Triggers and Hypervigilance
Day to day, the person with PTSD is waiting for their trauma to re-occur. They KNOW it will re-occur. Separate and stronger than believing or thinking, this is a perseverating KNOWLEDGE that must be honored to stay safe. It is not an afterthought; it is a constant presence. It is difficult to challenge because it keeps the person safe. It is difficult for others to challenge because the person with PTSD is not going to trust the opinions of others against their own survival.
The person is constantly on the lookout for those cues or triggers that signal the event is about to re-occur. We do not know the extent of how the brain has cataloged these cues, but it is constantly filtering sensory information against the ‘list’ of cues looking for those signs. Depending on the trigger and the context, a person with PTSD may respond to a single cue or trigger or it may take an emerging pattern. A single smell may be enough to trigger a severe trauma response, or it may take a combination of time of day, certain colors, smells, sounds, etc. to come together and trigger a trauma response.
The Importance of Understanding Triggers
As we can see, hypervigilance can trigger a trauma response with just minimal information. If a person is unaware of their triggers, it may seem arbitrary or random. There may be no realization that it is based on events from the past. The person may recognize the trigger but believe that there is nothing they can do to prevent the trauma response, or even that they have no internal control over their triggers and responses at all. Since, often, the meaning of the traumatic experience connects to how the person with PTSD understands or believes others acted or reacted during the traumatic event, they may see all of this as something that happens external to them and they are not in control of their own safety.
By processing and studying the trauma (a practice that is difficult with PTSD) the person begins to see the patterns within the traumatic event or experience. They begin to recognize and understand the triggers. When they know some of their triggers, they are more able to understand and intervene in their trauma responses.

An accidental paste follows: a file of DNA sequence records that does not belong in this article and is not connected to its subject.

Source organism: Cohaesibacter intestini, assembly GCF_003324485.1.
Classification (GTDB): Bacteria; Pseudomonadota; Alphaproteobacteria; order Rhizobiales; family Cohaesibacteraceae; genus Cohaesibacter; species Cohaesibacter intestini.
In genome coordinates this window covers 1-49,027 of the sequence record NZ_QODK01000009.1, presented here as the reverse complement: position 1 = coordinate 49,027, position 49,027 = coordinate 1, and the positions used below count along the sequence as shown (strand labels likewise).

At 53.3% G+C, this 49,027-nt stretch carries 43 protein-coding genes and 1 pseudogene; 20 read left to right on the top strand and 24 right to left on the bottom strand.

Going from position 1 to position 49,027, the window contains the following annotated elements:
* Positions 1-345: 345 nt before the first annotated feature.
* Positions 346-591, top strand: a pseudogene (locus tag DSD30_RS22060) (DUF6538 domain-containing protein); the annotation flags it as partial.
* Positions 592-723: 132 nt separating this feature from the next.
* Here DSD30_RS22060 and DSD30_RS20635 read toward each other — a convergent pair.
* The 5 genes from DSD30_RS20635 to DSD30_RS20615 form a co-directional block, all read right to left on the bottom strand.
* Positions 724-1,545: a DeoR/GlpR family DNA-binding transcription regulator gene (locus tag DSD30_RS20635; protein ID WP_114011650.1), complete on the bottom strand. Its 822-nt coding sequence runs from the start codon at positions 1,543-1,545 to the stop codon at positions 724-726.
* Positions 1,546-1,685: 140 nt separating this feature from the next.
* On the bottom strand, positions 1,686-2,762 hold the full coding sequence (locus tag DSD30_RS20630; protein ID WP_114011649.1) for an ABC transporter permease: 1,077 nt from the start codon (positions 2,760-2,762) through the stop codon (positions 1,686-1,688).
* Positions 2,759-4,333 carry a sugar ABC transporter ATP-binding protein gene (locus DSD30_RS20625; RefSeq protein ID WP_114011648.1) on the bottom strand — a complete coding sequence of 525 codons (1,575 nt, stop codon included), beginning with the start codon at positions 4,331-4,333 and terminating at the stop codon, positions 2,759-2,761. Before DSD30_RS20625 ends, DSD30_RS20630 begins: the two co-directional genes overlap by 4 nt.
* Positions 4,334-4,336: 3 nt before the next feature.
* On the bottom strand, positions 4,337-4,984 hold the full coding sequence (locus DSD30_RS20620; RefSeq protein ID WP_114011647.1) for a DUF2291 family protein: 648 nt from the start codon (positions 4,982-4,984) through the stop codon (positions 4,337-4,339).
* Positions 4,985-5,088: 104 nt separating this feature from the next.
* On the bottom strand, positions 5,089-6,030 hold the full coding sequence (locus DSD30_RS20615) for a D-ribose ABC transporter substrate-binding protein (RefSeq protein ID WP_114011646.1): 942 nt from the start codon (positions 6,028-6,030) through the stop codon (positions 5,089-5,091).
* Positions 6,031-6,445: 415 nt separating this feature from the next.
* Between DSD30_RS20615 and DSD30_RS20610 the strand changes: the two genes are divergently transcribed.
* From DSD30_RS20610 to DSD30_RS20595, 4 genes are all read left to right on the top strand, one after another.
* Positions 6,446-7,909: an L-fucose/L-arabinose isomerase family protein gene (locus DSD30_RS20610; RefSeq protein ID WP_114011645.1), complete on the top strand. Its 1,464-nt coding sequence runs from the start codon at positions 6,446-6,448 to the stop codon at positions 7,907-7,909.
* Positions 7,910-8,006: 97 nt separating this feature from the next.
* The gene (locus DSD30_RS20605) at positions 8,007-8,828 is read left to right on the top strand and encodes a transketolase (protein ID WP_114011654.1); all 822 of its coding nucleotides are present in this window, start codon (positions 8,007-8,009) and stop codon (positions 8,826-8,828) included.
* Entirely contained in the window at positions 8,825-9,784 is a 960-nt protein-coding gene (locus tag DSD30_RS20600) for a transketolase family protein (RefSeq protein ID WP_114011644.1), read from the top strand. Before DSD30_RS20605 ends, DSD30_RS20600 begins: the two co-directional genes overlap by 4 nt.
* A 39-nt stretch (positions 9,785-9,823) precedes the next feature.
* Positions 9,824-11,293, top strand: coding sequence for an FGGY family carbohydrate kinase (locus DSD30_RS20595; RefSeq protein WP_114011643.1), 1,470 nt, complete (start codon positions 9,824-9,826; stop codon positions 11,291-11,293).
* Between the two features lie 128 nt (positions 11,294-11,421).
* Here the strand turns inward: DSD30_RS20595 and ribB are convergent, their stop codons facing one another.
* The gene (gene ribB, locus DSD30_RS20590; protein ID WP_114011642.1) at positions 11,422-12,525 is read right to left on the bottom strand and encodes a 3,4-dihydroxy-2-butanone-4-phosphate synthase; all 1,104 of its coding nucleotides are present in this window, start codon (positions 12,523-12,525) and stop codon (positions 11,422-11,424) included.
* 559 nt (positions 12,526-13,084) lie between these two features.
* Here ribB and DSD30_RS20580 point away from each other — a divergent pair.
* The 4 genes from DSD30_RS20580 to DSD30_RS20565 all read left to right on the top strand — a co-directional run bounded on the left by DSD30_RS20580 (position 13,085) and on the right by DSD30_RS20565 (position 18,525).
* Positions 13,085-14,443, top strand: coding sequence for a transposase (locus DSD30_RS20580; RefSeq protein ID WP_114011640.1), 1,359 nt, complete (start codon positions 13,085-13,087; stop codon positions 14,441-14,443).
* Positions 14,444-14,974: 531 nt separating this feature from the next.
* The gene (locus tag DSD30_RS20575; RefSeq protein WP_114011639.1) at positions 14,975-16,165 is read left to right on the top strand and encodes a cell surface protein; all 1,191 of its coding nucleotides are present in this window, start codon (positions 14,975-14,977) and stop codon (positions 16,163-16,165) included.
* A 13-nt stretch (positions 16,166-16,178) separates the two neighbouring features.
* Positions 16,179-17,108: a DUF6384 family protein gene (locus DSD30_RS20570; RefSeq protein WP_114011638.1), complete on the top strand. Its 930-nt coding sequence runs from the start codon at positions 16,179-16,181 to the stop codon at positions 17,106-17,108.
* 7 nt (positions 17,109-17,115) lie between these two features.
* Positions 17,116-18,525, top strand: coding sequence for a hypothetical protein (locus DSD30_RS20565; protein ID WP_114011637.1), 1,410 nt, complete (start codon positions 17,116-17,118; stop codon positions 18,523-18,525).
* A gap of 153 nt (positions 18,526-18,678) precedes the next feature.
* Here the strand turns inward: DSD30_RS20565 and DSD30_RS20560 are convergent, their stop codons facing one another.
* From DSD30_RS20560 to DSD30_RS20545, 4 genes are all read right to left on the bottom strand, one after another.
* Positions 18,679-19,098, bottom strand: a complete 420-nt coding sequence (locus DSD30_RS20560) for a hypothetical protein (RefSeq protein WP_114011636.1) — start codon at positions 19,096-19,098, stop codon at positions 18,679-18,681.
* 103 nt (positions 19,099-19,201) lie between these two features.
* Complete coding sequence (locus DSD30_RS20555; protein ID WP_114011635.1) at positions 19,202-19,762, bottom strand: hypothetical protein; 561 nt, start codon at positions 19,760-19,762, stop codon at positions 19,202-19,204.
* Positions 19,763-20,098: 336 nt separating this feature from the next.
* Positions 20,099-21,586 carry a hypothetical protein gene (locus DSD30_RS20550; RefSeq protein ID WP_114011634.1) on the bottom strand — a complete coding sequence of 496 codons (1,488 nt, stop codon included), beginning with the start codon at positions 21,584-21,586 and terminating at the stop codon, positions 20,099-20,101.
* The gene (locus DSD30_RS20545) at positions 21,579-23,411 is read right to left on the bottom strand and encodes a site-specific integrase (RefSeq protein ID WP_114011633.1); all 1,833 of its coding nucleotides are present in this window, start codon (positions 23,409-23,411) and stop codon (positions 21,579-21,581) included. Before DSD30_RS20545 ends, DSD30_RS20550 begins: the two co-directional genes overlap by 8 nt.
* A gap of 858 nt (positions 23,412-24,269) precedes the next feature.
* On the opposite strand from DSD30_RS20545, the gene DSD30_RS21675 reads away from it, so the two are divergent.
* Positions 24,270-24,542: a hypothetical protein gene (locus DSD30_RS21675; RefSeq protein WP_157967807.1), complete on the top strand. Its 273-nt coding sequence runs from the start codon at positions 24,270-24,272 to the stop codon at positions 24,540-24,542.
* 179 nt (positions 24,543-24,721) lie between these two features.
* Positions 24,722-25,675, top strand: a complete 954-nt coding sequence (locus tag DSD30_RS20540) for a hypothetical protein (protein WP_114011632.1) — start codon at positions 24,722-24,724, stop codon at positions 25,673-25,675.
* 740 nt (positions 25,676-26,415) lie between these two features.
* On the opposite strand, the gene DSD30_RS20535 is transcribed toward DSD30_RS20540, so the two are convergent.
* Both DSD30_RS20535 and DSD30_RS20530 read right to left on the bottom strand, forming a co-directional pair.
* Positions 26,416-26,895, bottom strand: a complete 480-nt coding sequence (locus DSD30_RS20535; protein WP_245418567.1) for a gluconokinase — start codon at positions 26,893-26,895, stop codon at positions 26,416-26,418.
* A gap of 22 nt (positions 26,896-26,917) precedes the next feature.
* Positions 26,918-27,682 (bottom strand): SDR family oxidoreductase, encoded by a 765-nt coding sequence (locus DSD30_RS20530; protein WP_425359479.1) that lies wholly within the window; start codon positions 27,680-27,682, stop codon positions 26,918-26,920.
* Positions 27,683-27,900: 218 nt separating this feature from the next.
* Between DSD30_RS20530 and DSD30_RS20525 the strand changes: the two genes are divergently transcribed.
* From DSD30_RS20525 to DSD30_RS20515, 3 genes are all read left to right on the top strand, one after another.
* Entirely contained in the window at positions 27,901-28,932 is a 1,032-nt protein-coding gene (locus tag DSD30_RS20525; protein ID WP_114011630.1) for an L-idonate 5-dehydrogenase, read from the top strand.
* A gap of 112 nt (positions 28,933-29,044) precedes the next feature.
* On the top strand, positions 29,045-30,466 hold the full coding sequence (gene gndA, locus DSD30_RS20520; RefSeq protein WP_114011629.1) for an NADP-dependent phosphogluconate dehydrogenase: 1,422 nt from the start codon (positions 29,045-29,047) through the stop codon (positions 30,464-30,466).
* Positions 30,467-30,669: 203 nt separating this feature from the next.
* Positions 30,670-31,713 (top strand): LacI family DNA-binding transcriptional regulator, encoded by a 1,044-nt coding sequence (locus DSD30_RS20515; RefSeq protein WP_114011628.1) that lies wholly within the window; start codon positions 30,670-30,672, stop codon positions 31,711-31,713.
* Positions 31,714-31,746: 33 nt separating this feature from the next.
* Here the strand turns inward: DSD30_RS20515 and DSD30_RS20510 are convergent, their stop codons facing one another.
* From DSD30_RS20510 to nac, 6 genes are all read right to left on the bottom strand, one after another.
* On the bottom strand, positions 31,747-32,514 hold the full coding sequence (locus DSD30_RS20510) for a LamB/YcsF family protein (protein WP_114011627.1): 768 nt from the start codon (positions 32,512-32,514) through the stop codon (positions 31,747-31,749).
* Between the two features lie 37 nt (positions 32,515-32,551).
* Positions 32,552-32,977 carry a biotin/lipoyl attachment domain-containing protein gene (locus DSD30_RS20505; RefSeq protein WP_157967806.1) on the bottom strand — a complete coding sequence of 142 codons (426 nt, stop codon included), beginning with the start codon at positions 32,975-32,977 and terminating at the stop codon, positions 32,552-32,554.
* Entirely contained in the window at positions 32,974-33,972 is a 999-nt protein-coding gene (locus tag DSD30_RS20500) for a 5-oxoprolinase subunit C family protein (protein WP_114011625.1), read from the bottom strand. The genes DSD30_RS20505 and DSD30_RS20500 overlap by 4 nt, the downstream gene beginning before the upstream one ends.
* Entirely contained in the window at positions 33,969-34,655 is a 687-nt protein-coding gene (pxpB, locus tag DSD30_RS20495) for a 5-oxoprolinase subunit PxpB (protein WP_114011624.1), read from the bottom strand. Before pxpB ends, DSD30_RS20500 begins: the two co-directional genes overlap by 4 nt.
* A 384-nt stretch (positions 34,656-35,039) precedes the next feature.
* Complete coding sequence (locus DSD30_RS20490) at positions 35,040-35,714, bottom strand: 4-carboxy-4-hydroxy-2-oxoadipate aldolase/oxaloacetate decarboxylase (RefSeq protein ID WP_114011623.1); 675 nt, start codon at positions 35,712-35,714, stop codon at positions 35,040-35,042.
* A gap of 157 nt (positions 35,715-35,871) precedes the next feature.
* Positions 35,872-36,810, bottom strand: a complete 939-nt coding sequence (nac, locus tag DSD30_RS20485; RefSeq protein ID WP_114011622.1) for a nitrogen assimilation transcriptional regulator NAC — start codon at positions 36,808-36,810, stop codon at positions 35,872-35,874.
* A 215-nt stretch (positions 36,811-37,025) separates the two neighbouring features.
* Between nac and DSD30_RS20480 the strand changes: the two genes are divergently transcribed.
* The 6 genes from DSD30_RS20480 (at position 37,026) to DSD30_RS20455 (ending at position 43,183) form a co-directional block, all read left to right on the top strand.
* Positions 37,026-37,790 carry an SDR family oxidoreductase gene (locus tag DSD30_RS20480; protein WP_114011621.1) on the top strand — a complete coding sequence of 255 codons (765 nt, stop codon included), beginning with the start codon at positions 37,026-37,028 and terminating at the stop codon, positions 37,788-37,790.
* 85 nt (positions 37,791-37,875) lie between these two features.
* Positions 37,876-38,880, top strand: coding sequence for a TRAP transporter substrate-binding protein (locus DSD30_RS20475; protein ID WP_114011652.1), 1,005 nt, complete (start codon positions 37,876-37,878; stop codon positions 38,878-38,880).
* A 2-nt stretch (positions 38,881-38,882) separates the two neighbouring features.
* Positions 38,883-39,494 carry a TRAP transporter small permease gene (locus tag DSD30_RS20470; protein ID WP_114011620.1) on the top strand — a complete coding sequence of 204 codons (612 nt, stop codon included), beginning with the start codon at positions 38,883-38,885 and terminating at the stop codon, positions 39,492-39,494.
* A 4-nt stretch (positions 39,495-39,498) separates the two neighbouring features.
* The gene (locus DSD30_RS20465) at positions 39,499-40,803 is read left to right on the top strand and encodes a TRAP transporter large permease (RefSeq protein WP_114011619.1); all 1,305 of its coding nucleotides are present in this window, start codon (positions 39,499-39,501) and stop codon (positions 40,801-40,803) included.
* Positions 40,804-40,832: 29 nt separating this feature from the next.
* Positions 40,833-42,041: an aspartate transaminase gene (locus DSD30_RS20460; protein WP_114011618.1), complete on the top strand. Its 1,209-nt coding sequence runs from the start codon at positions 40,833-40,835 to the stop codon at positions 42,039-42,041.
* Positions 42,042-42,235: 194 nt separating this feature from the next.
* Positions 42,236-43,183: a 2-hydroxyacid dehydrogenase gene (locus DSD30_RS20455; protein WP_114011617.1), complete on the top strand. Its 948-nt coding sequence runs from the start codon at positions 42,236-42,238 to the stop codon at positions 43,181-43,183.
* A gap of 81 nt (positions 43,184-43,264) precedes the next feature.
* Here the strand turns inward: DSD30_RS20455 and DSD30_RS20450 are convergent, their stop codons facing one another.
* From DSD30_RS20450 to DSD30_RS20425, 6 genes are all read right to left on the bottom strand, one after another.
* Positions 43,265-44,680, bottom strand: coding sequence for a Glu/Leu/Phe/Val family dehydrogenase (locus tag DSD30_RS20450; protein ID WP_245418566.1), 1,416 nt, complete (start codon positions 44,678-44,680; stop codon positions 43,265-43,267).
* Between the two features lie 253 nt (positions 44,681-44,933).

Hypervigilance and Recovery
The person recovering from PTSD can learn their triggers and share them with others in their circle of friends and family. They do not need to share the trauma details, per se, but rather what specific triggers they respond to. In doing this they can attempt to minimize the triggers in their environment and also work to reduce their responses to the triggers. The people around them can help them challenge the triggers – are they really happening, is the trauma recurring, is the trigger real in the situation or just reminiscent of the trauma events? Through this, the person can work to self soothe and calm and they can have new experiences around these old triggers and begin to challenge the black and white beliefs that they once thought protected them from harm.
There are several treatments for PTSD. The most lasting and effective seem to center on processing the trauma, understanding the beliefs that grew out of the traumatic experiences, and learning to recognize and challenge those beliefs to take risks and learn new beliefs to replace the old. There are many treatment modalities that include this, there are also treatment modalities that supplement these specific steps. Challenging beliefs can be long-term work, but the skills that allow the person to calm and soothe, alongside the skills to challenge the beliefs (within healthy relationships that offer other experiences) can be developed rather quickly. Medication has a role in the treatment, but no medication can resolve or ‘cure' PTSD. Since healthy relationships are critical, a treatment that includes recognizing, establishing, and maintaining healthy relationships is a critical element of treatment.
For me, as a therapist, while there are a lot of tools in treating PTSD and a lot of theories, PTSD still boils down to meaning. Where in the body is meaning held? The meaning comes out of relationships and possibly the only real way to challenge that meaning is in other relationships that offer a different outcome. We learn more about the body and mind every day, but we cannot exclude meaning from the treatment of PTSD and expect lasting results.
Copyright © 2019 Shared Expectations PLLC/Michael Bryan Allison LMFT